Ukrainians awake to state-sponsored murder

Maria Semykoz Advocate, Young Voices
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On February 18th the Ukrainian government announced an anti-terrorist operation in its capital, Kiev. Thousands of armed special forces went out on the streets with a clear task to ensure the safety of those whom they serve by any means necessary. Within the last couple of days, they have killed at least 24 and wounded hundreds of so-called “terrorists.”

This photo taken on the first day of the “anti-terrorist” operation is a striking illustration of the tragedy going on in the country: the special forces serve a kleptocratic authoritarian regime of Viktor Yanukovych, and the “terrorists” threatening it are nonviolent citizens. In the photo, the two men are a member of the Ukrainian National Academy of Science and his son.

Why have such upstanding citizens suddenly been radicalized? Why don’t they seek negotiations with the Yanukovych regime? Why are they and hundreds thousands of their countrymen willing to take on an unequal fight against the trained and heavily armed professional fighters?

The answer is as simple as it is bitter: the only thing they want at the moment is to be able to live their life in dignity as free people, and paying for this cause with their blood is the only choice they can currently see. Let us try to understand how they got to this point.

On November 21st 2013, about 100,000 people went out to the Kiev’s main square, Maidan, to protest against president Mr. Yanukovych’s refusal to sign a long-awaited treaty with the European Union. The protest was remarkably peaceful. In fact, the most popular activity the people engaged in was signing Ukrainian songs, including the national anthem. Sadly, Mr. Yanukovych misinterpreted their patriotism for dissent. On the night of November 30, his subordinates ordered the special forces to “clean up” Maidan. The troopers obeyed, seriously beating and humiliating the protesters. This attack marked a fundamental turning point in the protests. The Maidan demonstrations suddenly shifted their attention from the EU to defending basic human rights and freedoms in Ukraine — foremost the right to peacefully exercise free speech without being harassed by thugs employed using your own tax dollars.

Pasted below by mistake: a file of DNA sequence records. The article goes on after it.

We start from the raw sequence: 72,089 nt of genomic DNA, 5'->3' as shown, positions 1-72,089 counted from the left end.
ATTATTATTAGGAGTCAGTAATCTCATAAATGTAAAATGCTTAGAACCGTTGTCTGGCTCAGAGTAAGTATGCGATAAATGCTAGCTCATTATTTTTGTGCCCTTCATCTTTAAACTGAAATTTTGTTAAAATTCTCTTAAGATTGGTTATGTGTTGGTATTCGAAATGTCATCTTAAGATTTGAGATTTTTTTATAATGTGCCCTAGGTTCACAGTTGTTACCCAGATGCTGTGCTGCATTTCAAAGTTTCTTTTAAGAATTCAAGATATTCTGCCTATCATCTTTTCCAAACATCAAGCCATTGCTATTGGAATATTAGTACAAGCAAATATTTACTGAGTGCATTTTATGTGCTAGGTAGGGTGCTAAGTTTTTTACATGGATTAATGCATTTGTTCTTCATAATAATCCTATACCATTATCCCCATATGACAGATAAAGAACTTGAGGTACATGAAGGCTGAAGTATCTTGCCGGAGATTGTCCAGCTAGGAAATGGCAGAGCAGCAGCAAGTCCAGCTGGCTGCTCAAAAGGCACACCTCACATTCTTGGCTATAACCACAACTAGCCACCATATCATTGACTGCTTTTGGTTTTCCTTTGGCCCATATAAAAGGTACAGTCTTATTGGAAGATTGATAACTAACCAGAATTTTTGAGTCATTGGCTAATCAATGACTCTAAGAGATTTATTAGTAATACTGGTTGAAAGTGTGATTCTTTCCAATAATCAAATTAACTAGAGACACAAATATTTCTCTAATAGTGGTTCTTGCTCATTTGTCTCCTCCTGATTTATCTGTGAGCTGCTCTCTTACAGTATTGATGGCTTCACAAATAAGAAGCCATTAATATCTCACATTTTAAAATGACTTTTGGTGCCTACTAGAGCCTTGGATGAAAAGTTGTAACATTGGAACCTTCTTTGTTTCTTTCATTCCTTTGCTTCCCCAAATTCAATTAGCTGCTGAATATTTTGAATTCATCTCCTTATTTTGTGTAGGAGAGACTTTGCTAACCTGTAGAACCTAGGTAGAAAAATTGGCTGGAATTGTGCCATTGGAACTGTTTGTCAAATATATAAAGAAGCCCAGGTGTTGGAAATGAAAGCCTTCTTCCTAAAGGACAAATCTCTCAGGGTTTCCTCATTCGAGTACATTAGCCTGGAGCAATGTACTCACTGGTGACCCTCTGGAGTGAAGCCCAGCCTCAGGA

These demands were not acceptable to Mr. Yanukovych. Over the next several months until February 18th, at least three activists were killed in clashes with the police, two of whom were shot dead in the city center. Hundreds were wounded. Leaders of the protest movement were kidnapped and tortured in the woods around the capital by unknown men, at least one of whom did not survive. No one has been held accountable for any of these deaths. Most outrageously, the Ukrainian police even suggested the dead man, who was found with a plastic bag on his head and hands and legs tied, died due to an accident.

Despite these atrocities, the protest movement is gaining strength and spreading across the country. Ukrainian society is shocked. Since the end of the World War II, the country has not seen such mass violence. Even the countries’ independence from the Soviet Union was achieved without a single shot. No drop of blood was spilled during the Orange Revolution in 2004. But this winter, Ukrainians suddenly woke up in a country where they are forced to sponsor their own murderers, called the state police.